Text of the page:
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History Of The Forward Pass
This is Part 1 in our episode on the origin of the forward pass.
For almost 25 years, we’ve called the show Only A Game. But sometimes it’s not.
Sometimes a game can transcend not only itself but the context of the sport. It doesn’t happen as often as the sponsors, the advertisers, the television flacks and the agents say that it does, but it happens.
And when it does, attention should be paid, and the moment should be remembered.
On Nov. 23, 1984, the University of Miami and Boston College staged a football game that probably still inspires in defensive coaches screaming nightmares.
The two quarterbacks in that game, Doug Flutie of Boston College and Bernie Kosar of Miami, combined to throw for 919 yards, more than half a mile. They also combined for a total of 12 feet, 3 inches in height. Kosar accounted for most of it. Flutie stood 5-foot-10 when he was on his toes.
Together they established early what would turn out to be the game’s plot line: The quarterback who got his hands on the ball last would probably win it.
Flutie got it last. But with six seconds left on the clock, time for one more play, B.C., down 4, was barely past the middle of the field. And Flutie used the first few of those six seconds to scramble back to the B.C. 36.
The final play was called "55 Flood Tip" in the B.C. playbook. Wide receiver Gerard Phelan’s job was to tip the ball to one of the other receivers in the end zone.
Instead, he caught it. The final score was 47-45. And the winning number wasn’t established until a click before the clock ran out.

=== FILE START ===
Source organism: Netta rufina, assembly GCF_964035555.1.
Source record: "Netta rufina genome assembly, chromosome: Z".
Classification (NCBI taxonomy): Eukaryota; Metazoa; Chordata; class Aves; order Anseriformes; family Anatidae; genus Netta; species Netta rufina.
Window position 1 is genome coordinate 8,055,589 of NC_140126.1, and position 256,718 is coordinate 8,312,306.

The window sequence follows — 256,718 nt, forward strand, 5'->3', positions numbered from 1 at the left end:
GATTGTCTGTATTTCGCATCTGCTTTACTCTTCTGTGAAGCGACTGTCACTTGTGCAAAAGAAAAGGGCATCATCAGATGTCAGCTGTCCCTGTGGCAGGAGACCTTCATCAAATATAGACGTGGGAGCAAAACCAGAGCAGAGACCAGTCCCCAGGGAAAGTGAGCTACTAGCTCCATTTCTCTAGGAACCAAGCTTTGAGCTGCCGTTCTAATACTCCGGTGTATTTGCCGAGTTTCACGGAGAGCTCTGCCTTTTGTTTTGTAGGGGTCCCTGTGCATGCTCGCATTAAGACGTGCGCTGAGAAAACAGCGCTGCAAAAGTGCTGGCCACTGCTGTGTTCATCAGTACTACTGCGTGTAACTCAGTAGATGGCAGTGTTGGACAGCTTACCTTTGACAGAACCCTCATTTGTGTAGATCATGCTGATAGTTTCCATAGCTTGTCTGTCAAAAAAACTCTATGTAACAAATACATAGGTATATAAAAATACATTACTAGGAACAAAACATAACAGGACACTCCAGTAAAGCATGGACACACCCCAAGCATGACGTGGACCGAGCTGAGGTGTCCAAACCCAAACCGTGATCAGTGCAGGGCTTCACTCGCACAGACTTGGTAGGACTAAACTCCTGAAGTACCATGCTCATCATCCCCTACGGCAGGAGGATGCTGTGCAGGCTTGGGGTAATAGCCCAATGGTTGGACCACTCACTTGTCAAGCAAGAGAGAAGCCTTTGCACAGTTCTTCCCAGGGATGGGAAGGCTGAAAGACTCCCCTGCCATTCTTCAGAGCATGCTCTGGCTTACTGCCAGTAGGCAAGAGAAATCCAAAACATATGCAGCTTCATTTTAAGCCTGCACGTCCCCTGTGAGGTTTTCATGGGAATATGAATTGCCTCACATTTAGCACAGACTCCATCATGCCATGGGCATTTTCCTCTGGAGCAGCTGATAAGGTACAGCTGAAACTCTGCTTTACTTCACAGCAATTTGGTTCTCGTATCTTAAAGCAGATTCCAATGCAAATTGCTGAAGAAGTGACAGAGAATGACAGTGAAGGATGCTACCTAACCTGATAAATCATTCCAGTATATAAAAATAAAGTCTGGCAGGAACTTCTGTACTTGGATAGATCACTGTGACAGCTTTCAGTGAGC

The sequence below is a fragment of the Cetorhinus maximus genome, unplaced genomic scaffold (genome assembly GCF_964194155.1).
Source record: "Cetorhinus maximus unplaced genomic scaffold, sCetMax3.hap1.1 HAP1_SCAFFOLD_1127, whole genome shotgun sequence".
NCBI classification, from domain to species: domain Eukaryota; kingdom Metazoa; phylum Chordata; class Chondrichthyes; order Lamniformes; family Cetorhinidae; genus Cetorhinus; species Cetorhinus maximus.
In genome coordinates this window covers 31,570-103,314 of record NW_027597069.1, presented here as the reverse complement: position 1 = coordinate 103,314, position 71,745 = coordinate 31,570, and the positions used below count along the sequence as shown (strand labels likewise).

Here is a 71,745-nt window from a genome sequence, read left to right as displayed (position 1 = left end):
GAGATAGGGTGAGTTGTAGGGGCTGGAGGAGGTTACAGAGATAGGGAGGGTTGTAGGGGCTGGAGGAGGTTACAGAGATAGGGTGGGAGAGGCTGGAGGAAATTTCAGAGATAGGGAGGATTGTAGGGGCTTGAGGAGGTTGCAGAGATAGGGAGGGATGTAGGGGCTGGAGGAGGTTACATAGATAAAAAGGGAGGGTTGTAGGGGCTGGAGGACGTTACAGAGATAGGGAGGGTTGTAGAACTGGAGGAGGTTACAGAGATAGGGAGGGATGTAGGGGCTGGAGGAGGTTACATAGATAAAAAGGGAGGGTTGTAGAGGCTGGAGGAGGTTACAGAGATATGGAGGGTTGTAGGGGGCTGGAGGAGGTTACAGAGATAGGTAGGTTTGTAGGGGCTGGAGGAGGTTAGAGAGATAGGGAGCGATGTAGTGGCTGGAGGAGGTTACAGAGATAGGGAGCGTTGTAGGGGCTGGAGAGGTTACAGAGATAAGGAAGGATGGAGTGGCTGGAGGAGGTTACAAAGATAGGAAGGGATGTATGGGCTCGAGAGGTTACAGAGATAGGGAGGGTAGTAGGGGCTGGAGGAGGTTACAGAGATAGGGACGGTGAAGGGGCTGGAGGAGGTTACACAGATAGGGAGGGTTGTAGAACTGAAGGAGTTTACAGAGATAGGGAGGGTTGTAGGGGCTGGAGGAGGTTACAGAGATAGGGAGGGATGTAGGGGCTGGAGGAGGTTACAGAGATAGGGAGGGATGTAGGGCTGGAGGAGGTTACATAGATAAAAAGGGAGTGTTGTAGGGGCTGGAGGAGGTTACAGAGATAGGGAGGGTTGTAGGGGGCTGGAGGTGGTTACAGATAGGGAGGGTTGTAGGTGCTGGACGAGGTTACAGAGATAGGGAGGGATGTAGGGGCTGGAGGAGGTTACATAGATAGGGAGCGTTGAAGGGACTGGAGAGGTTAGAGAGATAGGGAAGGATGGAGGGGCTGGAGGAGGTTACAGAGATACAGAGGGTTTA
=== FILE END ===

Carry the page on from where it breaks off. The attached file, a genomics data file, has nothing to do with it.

Of Flutie, Phelan said, "I didn’t think he could throw the ball that far."
Flutie might not have thought so, either. The pass traveled 64 yards, which was only one of many reasons that it provoked rime, in a much younger me.
It wasn’t God; He can’t take sides
When two teams come to play.
But who’s to say the gods weren’t present
On the fateful day
When Flutie spotted Phelan through
The wet Miami air,
And, as the clocked ticked down to nothing,
Launched that final prayer?
Who’s to say, indeed? Not me, and I don’t even like football. But, hey, I’ll acknowledge that I like the ballet of the long forward pass, the receiver racing to get under it — or as close to "under it" as he can — but maybe not quite, because he has to stretch and take it on his fingertips. Or, as was the case with Gerard Phelan, in the gut as he fell into the end zone, so that the catch looked less like ballet than like two magnets — one big, one very small and falling from the sky — snapping together behind an astonished and dismayed clump of defenders.
This segment aired on December 16, 2017.
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